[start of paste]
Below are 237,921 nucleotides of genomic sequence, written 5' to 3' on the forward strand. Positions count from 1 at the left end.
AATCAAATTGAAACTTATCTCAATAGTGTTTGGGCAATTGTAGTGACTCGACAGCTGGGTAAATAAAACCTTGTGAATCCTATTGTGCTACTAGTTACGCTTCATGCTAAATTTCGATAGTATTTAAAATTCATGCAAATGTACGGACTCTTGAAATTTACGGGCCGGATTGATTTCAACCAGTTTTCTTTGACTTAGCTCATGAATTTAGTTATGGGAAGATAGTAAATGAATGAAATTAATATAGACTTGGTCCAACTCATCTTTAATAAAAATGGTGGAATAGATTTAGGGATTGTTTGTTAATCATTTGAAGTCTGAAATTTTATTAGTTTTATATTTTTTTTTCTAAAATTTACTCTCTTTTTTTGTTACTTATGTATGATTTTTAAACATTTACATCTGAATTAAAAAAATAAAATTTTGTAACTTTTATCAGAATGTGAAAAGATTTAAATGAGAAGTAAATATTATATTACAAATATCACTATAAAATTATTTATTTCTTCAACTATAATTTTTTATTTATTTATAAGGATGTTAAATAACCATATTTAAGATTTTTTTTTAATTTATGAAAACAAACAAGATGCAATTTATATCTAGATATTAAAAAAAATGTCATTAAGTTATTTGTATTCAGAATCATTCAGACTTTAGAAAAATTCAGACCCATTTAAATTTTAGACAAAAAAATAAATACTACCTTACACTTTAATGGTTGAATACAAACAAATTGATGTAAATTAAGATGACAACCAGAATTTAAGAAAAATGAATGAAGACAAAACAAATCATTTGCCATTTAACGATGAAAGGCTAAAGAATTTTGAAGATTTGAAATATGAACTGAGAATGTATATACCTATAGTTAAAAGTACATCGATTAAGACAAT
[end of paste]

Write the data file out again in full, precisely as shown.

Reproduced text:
Below are 237,921 nucleotides of genomic sequence, written 5' to 3' on the forward strand. Positions count from 1 at the left end.
AATCAAATTGAAACTTATCTCAATAGTGTTTGGGCAATTGTAGTGACTCGACAGCTGGGTAAATAAAACCTTGTGAATCCTATTGTGCTACTAGTTACGCTTCATGCTAAATTTCGATAGTATTTAAAATTCATGCAAATGTACGGACTCTTGAAATTTACGGGCCGGATTGATTTCAACCAGTTTTCTTTGACTTAGCTCATGAATTTAGTTATGGGAAGATAGTAAATGAATGAAATTAATATAGACTTGGTCCAACTCATCTTTAATAAAAATGGTGGAATAGATTTAGGGATTGTTTGTTAATCATTTGAAGTCTGAAATTTTATTAGTTTTATATTTTTTTTTCTAAAATTTACTCTCTTTTTTTGTTACTTATGTATGATTTTTAAACATTTACATCTGAATTAAAAAAATAAAATTTTGTAACTTTTATCAGAATGTGAAAAGATTTAAATGAGAAGTAAATATTATATTACAAATATCACTATAAAATTATTTATTTCTTCAACTATAATTTTTTATTTATTTATAAGGATGTTAAATAACCATATTTAAGATTTTTTTTTAATTTATGAAAACAAACAAGATGCAATTTATATCTAGATATTAAAAAAAATGTCATTAAGTTATTTGTATTCAGAATCATTCAGACTTTAGAAAAATTCAGACCCATTTAAATTTTAGACAAAAAAATAAATACTACCTTACACTTTAATGGTTGAATACAAACAAATTGATGTAAATTAAGATGACAACCAGAATTTAAGAAAAATGAATGAAGACAAAACAAATCATTTGCCATTTAACGATGAAAGGCTAAAGAATTTTGAAGATTTGAAATATGAACTGAGAATGTATATACCTATAGTTAAAAGTACATCGATTAAGACAAT